Stephen Reader covers politics for It's a Free Country, WNYC's interactive politics site. He joined the station in 2010 and has also worked for Studio 360, WNYC's Peabody Award-winning show about art, culture, and creativity.
Welcome to Politics Bites, where every afternoon at It's A Free Country, we bring you the unmissable quotes from the morning's political conversations on WNYC. Today on The Brian Lehrer Show, It's A Free Country political peporter Anna Sale and WNYC senior reporter Bob Hennelly, talked about politics news this week and what was discussed over the weekend.
In 2009, Barack Obama's then-Chief of Staff Rahm Emmanuel famously said, "You never want a serious crisis to go to waste." He was referring to the health care overhaul that Obama's incoming administration hoped to pass in the wake of the 2008 financial collapse.
Almost three years later the overhaul is law, but it's not clear that the crisis wasn't wasted. Job and economic growth has remained anemic, debt has ballooned, Wall Street is occupied, and the euro zone is in crisis. Bob Hennelly said that we were standing at another precipice more dangerous than the one from which we plummeted in 2008. The collapse may have ushered in the opportunity for change, but Hennelly said a more prescient administration would have had better priorities.
It's clear they didn't get the sense of the real depth of the real estate meltdown...About a third of households are underwater in their mortgage—that is to say they owe 20 percent more than the underlying value of the home. Meanwhile, we don't see any of the reforms that needed to kick in. President Obama did not strike a kind of fiery Roosevelt rhetoric to chasten the banks; he stressed continuity more over change.
Shifting to local politics, Hennelly said that as the economy continues to teeter, Chris Christie's decision to stay out of the presidential race looks smarter.
Shooting for the White House would jeopardize Christie's reputation as governor, which is already brief and contentious. In order to run, Christie would have had to put New Jersey on the back burner with the entire state legislature up for election this fall and most of his policies still untested in the long term. Rick Perry's been governor of Texas for long enough and left it in good enough shape that he can leave it for the campaign trail—the same cannot be said for Christie and New Jersey.
He could have found himself a few months out on the campaign trail and then, heaven forbid, if we have another major decline like we did in 2008, he'd be on the road campaigning for president while New Jersey, which is still kind of a fragile basket case, is in further decline.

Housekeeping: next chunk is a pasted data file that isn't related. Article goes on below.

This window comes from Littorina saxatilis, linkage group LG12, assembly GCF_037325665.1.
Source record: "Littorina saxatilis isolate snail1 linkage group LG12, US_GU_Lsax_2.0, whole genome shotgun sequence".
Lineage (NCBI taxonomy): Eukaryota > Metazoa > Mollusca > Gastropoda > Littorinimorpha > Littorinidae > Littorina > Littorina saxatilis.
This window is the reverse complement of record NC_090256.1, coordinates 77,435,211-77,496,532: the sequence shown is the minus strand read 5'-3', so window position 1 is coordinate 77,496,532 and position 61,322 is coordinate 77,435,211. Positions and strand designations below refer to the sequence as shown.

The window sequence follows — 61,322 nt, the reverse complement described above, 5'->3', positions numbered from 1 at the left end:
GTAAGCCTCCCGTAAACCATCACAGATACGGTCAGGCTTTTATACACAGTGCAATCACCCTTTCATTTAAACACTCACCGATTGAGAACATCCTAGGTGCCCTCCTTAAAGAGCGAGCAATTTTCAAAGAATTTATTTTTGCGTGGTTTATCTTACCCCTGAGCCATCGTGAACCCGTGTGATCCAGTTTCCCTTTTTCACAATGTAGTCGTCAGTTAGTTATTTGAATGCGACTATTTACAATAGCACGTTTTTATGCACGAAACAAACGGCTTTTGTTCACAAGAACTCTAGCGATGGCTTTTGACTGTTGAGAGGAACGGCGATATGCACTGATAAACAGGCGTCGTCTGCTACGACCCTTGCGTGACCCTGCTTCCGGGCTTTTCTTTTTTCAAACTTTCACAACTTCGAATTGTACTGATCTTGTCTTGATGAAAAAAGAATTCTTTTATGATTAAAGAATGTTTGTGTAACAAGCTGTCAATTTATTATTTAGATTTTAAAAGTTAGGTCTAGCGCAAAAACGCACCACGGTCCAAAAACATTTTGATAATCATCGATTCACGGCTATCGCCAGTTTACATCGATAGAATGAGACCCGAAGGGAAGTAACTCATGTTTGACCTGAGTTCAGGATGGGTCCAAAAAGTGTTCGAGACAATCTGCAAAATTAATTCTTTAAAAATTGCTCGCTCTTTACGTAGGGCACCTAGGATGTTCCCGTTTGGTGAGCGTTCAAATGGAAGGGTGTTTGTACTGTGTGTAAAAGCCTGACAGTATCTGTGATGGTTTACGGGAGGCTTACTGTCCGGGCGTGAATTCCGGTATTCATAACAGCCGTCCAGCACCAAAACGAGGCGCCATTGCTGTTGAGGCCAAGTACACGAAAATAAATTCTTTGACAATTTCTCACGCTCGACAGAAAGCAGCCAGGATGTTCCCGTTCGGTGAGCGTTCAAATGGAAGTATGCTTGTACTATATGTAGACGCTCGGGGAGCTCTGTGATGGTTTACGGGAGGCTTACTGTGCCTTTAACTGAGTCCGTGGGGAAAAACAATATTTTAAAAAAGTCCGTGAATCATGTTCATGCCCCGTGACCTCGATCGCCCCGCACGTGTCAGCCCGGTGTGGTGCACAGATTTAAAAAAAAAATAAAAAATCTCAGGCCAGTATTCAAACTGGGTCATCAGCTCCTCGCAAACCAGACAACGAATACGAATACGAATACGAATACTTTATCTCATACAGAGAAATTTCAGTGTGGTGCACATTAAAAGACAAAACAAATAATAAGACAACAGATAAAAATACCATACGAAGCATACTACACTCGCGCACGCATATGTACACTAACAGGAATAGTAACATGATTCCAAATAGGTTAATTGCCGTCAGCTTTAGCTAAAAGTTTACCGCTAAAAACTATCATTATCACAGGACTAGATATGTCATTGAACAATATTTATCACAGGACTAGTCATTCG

Those who are still campaigning faced a new challenge over the weekend: President Obama's announcement that all U.S. troops would be withdrawn from Iraq by year's end.
The wars are unpopular and fatigue is pervasive. How can Republican candidates frame the withdrawal in a way that looks bad for Obama and appeals to voters? Anna Sale marveled at how huge an announcement this was, yet how muted the response from Republican hopefuls has been.
They just sort of rolled it into the way they've been talking about Obama: That he's been campaigning rather than governing, suggesting that this was political as opposed to on the advice of military leaders.
Michele Bachmann has taken a budgetary tack: She's proposing that Iraq reimburse the United States "for the amount of money we've spent to liberate these people." Candidates like Rick Perry and Mitt Romney have gone the more political route, questioning Obama's motive for the withdrawal. But Anna Sale said it didn't go much beyond that.
They held short on saying what they would do, they just criticized Obama's decision to pull out by the end of the year.
The feasibility of Bachmann's proposal is almost beside the point politically. Much like Herman Cain's 9/9/9 plan to completely overhaul the U.S. tax code—and do it two more times during his presidency—Bachmann's call for reimbursement is unlikely to fly and easy to pick apart.
But Anna Sale said that at this point in the campaign, it's more important for candidates to have any idea to sell to the country, however pie-in-the-sky. That's what gets people excited; the rest is details.
There's not a real sense of 'This is what I want someone to tell me'; it's just 'Tell me something—tell me a vision of how this is going to change.'